Logic marked the end of his relationship with Def Jam in June with the release of his final album on the label. Appearing on the latest episode of Logan Paul’s Impaulsive podcast, the Maryland rapper revealed he recorded Vinyl Days in under two weeks so he could get out of his contract as soon as possible — but that doesn’t mean he didn’t put his all into the music.

“I made that album in 12 days so I could get off Def Jam,” he admitted on the July 15 episode. “That’s my favorite part – I’m off Def Jam. I made that album so I could leave, and guess what? I left them with some of the dopest shit I could give them. It’s not like I just wiped my ass. What am I excited about? I’m excited to be independent, I’m excited to do my thing.”

He added, “I’m really happy to know that I represented and low-key was the face of the label — one of the illest Hip Hop labels of all time — and that I sold millions and millions of records and gave them billions and billions of streams, and that it was a good partnership. And I couldn’t be happier to get the fuck out.”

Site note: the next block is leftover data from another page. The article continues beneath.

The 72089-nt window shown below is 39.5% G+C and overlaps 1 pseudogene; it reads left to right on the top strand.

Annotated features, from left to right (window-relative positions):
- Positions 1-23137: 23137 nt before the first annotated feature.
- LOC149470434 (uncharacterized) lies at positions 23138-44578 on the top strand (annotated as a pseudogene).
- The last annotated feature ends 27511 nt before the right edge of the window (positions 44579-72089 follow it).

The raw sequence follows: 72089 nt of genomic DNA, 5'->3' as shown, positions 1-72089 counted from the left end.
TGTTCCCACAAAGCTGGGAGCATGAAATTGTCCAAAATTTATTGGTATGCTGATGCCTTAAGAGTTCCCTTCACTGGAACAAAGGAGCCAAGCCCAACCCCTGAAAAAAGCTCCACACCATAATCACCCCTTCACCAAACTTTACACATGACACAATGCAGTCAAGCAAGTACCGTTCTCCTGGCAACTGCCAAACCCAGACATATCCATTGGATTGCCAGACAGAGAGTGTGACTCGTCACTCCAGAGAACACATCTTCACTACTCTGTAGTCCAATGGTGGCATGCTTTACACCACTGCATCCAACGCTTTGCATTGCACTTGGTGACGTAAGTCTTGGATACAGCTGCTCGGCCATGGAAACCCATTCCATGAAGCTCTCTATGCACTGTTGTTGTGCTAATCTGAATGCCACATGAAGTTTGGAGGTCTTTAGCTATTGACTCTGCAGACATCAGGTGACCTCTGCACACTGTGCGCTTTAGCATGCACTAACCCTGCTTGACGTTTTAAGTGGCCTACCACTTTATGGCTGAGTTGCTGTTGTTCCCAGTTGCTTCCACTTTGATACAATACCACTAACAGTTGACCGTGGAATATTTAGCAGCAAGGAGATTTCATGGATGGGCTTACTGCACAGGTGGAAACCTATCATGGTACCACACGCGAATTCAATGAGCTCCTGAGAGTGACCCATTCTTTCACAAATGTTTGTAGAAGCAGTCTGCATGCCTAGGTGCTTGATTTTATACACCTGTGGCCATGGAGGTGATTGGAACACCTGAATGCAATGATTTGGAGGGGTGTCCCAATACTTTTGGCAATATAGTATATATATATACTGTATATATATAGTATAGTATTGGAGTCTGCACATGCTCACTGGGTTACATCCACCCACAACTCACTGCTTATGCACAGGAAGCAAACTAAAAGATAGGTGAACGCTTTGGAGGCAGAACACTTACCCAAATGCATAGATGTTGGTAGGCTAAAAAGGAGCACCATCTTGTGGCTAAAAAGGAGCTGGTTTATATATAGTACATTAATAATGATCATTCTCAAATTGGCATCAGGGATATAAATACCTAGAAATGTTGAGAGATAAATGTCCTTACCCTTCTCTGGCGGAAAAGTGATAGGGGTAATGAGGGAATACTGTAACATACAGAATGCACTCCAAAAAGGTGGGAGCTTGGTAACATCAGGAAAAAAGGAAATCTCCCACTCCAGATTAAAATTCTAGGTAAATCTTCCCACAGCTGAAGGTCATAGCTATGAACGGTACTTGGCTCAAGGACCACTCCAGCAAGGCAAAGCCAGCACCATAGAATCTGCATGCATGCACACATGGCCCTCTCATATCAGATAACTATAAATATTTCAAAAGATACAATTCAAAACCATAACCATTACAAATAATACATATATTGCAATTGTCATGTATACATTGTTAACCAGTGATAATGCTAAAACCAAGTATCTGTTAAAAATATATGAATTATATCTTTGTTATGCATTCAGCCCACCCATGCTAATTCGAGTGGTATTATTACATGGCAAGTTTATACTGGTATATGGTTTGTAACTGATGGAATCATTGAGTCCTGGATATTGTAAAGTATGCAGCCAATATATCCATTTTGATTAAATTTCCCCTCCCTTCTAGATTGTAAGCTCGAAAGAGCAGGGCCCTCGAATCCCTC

Between 2014 and 2022, Logic released seven albums on Def Jam: Under Pressure, The Incredible True Story, Everybody, YSIV, Confessions of a Dangerous Mind, No Pressure and Vinyl Days, along with his Bobby Tarantino mixtape trilogy. But the 32-year-old was publically critical of the label over the years, calling them out for not paying his collaborators and the way they handled his releases.

“@defjam can you please pay my friends and musicians that have made my albums great this is ridiculous at this point!” he said in October 2020. “I shouldn’t be getting calls from close friends of mine in the middle of dinner with my Wife about how YOU haven’t paid them from the budget you’ve given me for this album.”

Logic Calls Out Def Jam For 'Fucking Up' His Releases: 'I Ain't Taking Nobody's Shit'

Following the release of Vinyl Days, Logic announced he’d signed a new deal with BMG Rights Management earlier in July.

“There’s a lot of bullshit in the music industry,” he said in a statement at the time. “I’m just glad to move on to a place where I can be independent and respected as an artist, and feel like I’m in control of my career.”